The Dutch government urges businesses to not use British-manufactured parts
The online Brexit Impact Scan tool...
The Dutch government has advised businesses in the Netherlands to not use parts produced in the UK for its exports.
The online Brexit Impact Scan tool argues that exporters in the country may no longer have free trade access in existing deals if they purchase British-manufactured parts.
“Do you want to be less dependent on the British market? Consider focusing your activities on other countries,” that release reads.
The Dutch government has highlighted that member of the European Union (EU) have free access to transit goods as part of the free trade rules.
After Brexit products may not be able to travel between the EU and Britain without import or export tariffs.
“Brexit will have consequences for exports outside the EU,” it continues.
“After Brexit, parts made in the UK no longer count towards this minimum production in the European Union.”
“As of withdrawal date, the UK becomes a third country. UK inputs are considered 'non-originating'.”
The automotive industry is expected to be hit by any changes following Brexit, as it often uses “just-in-time” manufacturing that avoids stockpiling expensive parts.
“You will also have to deal with customs formalities and possibly (longer) waiting times at the border. Take this into account in just-in-time delivery”.
The car industry provides the UK with 10% of its total gross domestic product (GDP), whilst 53.9% of cars are exported to the EU.
Timeline: Tesla's Construction of Gigafactories
Tesla's mission to accelerate the world's transition to sustainable energy
Founded in 2003, Tesla was established by a group of engineers with a drive to "prove that people didn’t need to compromise to drive electric – that electric vehicles can be better, quicker and more fun to drive than gasoline cars." Almost 20 years on, Tesla today is not only manufacturing all electric vehicles, but scaleable clean energy generation and storage too.
"Tesla believes the faster the world stops relying on fossil fuels and moves towards a zero-emission future, the better," says Tesla. "Electric cars, batteries, and renewable energy generation and storage already exist independently, but when combined, they become even more powerful – that’s the future we want. "
In order to deliver on its promise of "accelerate the world’s transition to sustainable energy through increasingly affordable electric vehicles and energy products," Tesla's Gigafactory journey began in 2014 to meet its produciton goals of 500,000 cars per year (a figure which would require the entire worlds supply of lithium-ion batteries at the time).
By ramping up its production and bringing it in-house, the cost of Tesla 's battery cells declined "through economies of scale, innovative manufacturing, reduction of waste, and the simple optimisation of locating most manufacturing processes under one roof." With this reduction in battery cost, "Tesla can make products available to more and more people, allowing us to make the biggest possible impact on transitioning the world to sustainable energy."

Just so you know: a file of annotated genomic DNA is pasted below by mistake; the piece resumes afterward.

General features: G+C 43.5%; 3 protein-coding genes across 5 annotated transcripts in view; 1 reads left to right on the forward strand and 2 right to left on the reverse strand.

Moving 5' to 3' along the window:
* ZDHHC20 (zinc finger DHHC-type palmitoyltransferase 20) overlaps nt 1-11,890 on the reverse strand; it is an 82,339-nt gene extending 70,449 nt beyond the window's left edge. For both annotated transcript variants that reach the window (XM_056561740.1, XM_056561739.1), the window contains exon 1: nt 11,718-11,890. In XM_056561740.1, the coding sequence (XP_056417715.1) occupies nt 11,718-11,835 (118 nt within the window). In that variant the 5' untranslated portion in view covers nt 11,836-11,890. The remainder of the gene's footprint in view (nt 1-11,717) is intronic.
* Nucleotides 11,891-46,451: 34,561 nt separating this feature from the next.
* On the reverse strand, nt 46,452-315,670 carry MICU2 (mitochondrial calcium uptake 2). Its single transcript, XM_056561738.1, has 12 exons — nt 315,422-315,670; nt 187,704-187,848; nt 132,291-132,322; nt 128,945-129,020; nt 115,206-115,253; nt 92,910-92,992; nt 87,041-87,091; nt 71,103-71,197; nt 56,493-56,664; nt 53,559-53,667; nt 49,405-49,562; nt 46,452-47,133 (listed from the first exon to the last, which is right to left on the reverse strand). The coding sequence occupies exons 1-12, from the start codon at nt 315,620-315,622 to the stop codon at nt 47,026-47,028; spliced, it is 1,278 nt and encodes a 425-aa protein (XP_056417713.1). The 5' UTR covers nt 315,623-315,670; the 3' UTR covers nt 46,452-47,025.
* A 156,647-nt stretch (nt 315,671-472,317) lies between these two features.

2014: Giga Nevada and Giga New York begin construction
Born out of necessity to meet its own supply demand for sustainable energy, Tesla began the construction of its first Gigafactory in June 2014, in Reno, Nevada, followed by its Buffalo, New York facility the same year. "By bringing cell production in-house, Tesla manufactures batteries at the volumes required to meet production goals, while creating thousands of jobs," said Tesla.
2016: Reno, Nevada grand opening
Tesla’s construction of Giga Nevada came to an end in 2016, the first of its Gigafactories to complete its construction project. The factory’s grand opening took place in July 2016, and by mid-2018 reached an annual battery production rate of 20 GWh, which made it the highest-volume battery plant in the world that year.
2017: Giga New York begins production
Two years after Tesla’s second Gigafactory began construction, Giga New York was complete, and started its production operations in 2017.
2019: Giga Shanghai construction to production in record time
In 2019, Tesla selected Shanghai as its third Gigafactory location. The company constructed the factory in record time, taking just 168 working days from gaining permits to finishing the plant's construction.
2019: Giga Berlin begins construction
Announced in November 2019, Tesla began the construction of its first European Gigafactory in Berlin. The Gigafactory is still under construction.
2020: Giga Texas begins construction
The following year in August 2020, Tesla began the construction of its Giga Texas factory. The company’s third Gigafactory in the US is still under construction.
2021: Giga Texas and Giga Berlin expected completion of construction
Looking to the future, Tesla expects to complete the construction of its Giga Texas and Giga Berlin factories in May 2021 and July 2021 respectively.